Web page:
At the height of the Cuban Missile Crisis, when the ICBMs were fueled, the planes were on the runway and the world stood on the brink of nuclear annihilation, the brother of the US President, Attorney General Bobby Kennedy, was dispatched under great secrecy to the Soviet Embassy in Washington. His mission was to do what neither JFK nor Russian Premier Nikita Kruschev could publicly, to admit things had gotten dangerously out of hand and propose an offramp for both sides to avert armageddon.
This is one interpretation of what happened at Ditchley Park last week. With the UK economy barely treading water and increasing global threats underscored by a fresh Russian offensive in Ukraine, Gove was sent as secret mediator from the Government. His mission; to do what neither Sunak nor Starmer can publically, to admit that Brexit has been an unmitigated disaster and that the time is long since past to begin to repair the damage.
Such pragmatism and willingness to admit fault would be welcomed, no matter how belated or infuriating. Through our work with the UK Trade and Business Commission, Best for Britain is similarly focussed on providing immediate fixes to the Brexit deal rather than a premature rush to rejoin. But this is not what happened - it was the same old manoeuvring from Westminster's consummate survivor, who, like Johnson and Truss, is positioning himself for the top job.
If and when Labour crushes the Conservatives at the next election, it is highly unlikely that Sunak will be left in place to pick up the pieces of a shattered Conservative Party already emaciated from Johnson’s purges. Even if Sunak does survive his Richmond electorate, and Best for Britain analysis suggests that’s up for debate, the Tories will be in search of a new leader. In this search they will be faced with an important decision; they can rebuild the party with policies based on observable reality or they can double down on lunacy. This decision will almost certainly involve no reflection, introspection or examination of how their once proud party fell so far, so fast.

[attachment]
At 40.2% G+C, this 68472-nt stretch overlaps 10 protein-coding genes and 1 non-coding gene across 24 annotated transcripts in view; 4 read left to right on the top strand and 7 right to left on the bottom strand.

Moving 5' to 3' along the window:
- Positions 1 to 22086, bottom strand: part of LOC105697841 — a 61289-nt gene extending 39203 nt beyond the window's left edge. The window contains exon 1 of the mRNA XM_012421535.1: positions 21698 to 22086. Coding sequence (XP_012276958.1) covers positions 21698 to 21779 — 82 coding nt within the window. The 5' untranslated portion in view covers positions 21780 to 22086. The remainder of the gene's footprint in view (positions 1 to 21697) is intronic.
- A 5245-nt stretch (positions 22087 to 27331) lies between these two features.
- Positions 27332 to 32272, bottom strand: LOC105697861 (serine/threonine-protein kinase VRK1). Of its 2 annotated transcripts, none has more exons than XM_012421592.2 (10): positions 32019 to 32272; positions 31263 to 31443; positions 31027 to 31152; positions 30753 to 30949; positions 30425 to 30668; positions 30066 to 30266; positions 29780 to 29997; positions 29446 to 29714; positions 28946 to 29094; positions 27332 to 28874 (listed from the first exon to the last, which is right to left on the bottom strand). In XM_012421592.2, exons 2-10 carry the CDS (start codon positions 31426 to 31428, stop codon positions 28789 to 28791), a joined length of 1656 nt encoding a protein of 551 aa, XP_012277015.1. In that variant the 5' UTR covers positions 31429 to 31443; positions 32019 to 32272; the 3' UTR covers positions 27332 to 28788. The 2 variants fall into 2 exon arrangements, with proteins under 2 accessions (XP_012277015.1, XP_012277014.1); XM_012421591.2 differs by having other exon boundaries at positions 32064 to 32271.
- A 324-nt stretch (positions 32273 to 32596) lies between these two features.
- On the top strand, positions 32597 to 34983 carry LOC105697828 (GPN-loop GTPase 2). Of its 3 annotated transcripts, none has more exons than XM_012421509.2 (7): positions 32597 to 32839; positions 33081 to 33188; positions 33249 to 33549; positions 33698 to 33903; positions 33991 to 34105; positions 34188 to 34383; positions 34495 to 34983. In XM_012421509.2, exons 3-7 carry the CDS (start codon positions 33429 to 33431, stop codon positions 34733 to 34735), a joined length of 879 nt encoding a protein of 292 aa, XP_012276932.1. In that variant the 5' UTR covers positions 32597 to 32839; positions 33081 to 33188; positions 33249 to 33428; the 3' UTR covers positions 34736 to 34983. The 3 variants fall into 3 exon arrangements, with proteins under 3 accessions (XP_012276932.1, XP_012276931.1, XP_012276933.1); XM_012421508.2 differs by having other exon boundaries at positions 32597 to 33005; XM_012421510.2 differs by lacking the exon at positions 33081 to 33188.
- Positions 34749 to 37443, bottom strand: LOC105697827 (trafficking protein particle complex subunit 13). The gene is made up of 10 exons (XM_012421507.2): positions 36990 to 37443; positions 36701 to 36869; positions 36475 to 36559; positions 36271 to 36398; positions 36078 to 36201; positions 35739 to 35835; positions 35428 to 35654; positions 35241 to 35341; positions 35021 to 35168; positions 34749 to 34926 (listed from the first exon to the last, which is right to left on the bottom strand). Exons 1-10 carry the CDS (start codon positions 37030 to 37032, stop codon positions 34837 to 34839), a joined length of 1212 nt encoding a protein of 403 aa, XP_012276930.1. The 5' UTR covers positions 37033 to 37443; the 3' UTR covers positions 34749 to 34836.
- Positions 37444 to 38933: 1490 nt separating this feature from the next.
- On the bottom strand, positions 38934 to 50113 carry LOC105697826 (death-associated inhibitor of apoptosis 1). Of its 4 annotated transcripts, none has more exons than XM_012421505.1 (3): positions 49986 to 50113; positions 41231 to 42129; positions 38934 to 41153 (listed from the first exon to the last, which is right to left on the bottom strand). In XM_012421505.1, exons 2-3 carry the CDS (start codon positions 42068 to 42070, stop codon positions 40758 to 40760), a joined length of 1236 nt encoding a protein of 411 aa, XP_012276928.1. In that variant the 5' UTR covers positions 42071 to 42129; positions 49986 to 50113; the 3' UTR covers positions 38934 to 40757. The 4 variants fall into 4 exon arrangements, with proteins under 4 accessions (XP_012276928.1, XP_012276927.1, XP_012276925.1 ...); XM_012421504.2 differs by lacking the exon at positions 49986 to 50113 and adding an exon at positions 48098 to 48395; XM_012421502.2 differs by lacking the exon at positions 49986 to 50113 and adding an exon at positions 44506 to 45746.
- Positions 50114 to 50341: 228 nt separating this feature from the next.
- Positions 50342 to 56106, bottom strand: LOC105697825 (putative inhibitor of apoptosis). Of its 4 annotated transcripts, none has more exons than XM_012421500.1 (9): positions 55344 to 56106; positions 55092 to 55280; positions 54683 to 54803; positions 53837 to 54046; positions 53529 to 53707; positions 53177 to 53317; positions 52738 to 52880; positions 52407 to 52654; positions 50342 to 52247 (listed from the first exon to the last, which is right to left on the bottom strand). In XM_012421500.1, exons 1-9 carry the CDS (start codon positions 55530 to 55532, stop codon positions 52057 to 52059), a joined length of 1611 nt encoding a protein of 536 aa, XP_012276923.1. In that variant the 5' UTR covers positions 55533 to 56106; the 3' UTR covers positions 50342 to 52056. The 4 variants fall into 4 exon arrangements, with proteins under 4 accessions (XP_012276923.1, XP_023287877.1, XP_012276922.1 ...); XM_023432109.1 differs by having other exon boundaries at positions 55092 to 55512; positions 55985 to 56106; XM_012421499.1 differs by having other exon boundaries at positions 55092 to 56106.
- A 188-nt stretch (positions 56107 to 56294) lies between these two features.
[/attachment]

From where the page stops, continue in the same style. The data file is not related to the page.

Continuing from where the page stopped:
Dodgy scouse accents notwithstanding, it appears Gove is positioning himself to be the standard bearer for sensibility. Despite being the Convenor of Vote Leave, all signs indicate he is once more entering his chrysalis of reinvention. What emerges could be a blotchy butterfly both respectable to business and reconciliatory to our European allies. With Starmer having just a few years to deal with the economic binfire he’ll inherit, this invertebrate could be capable of winning a 2028/2029 election, particularly if our antiquated first past the post voting system remains unchanged. What Gove may not be anticipating is the propensity of the Tory party to choose lunacy.
In the red corner, limbering up on the broadsheets and over the airwaves is Lord Frost who is once more jumping to the defence of his indefensible Brexit deal. Any move towards sanity will be fiercely resisted by Britain's second finest unicorn salesmen and he isn’t alone. Britain’s finest unicorn salesman, Boris Johnson continues his de-facto Prime Minister schtick unabated and while he embarasses Sunak on the world stage, Sunak's immediate predecessor Liz Truss, is rehabilitating herself as Queen of the libertarian fringe of the Conservative Party, hitting him on growth and taxes.
Such unapologetic subversion by both has only been possible because of how weak the PM remains within his own party. By not putting Johnson and Truss back in their box, Sunak has declared open season on his leadership. His fox is shot and his goose cooked. The only thing keeping him in power is the political impossibility of appointing another Tory Prime Minister without a General Election.
Whatever the motivations behind this secret summit, it is clear that Britain cannot continue with the status quo. Every extra day that we are shackled to Johnson’s Brexit deal means more lost growth, more lost jobs and more lost revenue for our ailing public services. Gove may try to portray himself as the Bobby Kennedy of this episode, but he, Johnson, Frost and Truss have already detonated the UK’s economy and international reputation. We can only hope that none of them get another crack at power. We can only hope that this was their ‘final failure’.